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Thank You Note Overview

Statistically, less than 10% of interviewees ever follow up with thank you notes. Imagine how positively that 10% will be viewed. A thank you note can make a candidate stand out from the rest of the pool.

How to Write a Thank You Note
Thank you notes should be sent as soon as possible after the interview. If you want the thank you note to have the most influence, it must be sent before the hiring decision is made. Thank you notes should not just say thank you. Here are some elements to include:

  • Express Enthusiasm
    Convey your continued interest for the position. Remind the interviewer that you are a good fit for the company.
      
  • Answer Unresolved Issues
    Answer and expand upon any useful questions raised in the interview. If you did not get a chance to mention certain points, the thank you letter can address those items. The thank you note is your last chance to make a positive first impression.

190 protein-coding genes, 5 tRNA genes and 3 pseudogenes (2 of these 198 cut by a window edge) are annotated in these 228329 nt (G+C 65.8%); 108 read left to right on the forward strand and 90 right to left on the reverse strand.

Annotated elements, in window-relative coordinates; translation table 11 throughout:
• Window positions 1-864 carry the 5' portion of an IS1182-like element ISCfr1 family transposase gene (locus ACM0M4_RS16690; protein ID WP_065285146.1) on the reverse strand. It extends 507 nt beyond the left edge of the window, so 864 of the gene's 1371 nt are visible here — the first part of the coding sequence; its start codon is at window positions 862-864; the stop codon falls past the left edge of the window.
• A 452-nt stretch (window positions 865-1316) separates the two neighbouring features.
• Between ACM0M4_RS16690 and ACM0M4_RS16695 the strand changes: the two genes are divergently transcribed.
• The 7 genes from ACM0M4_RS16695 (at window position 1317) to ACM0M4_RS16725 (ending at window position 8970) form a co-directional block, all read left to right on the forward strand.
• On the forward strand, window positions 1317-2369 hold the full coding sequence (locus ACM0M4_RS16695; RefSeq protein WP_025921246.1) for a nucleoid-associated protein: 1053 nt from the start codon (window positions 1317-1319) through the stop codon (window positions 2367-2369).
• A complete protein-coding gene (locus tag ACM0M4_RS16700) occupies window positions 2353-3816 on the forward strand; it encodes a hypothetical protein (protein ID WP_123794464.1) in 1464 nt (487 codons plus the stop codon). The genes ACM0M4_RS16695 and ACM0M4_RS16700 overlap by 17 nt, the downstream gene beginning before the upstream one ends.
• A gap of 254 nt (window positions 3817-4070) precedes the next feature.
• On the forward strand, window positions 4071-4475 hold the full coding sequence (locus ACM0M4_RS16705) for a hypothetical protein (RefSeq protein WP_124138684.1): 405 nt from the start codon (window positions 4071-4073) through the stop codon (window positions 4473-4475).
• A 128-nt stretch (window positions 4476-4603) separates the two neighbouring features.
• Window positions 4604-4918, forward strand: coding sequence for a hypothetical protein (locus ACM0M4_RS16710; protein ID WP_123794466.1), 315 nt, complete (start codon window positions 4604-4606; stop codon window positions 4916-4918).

• Express Sincerity
    It must be genuine, sincere, and recognize the importance of the meeting.
  • Personalize It
    Highlight a key point from your meeting that was unique and meaningful for the interviewer. This will refresh the interviewer's memory of you. In addition, if you met with several people, make sure you slightly vary the content of each thank you note.

  • Keep It Short
    Choose three points you want to stress about yourself which might include skills, knowledge and personal traits. Ideally, these three points should be presented in the resume, reflected in the cover letter, discussed in the interview and then re-presented in the thank you letter.

  • Typed vs. Handwritten
    For more conservative firms, you may want to consider typing your thank you note. Typing it conveys that this meeting was important enough to take the time to present yourself in a professional manner. However, people you know may prefer a handwritten thank you. This assumes careful preparation, legible handwriting, and nice stationery.

  • E-Mail Thank You Notes
    If the employer has an e-mail address on their business card or is a technology-based employer, then a well thought out e-mail thank you note may be appropriate. A word of caution: do not make the note overly friendly. Also, try to keep your note to one screen's length. Choose this method wisely, some employers may prefer the traditional approach.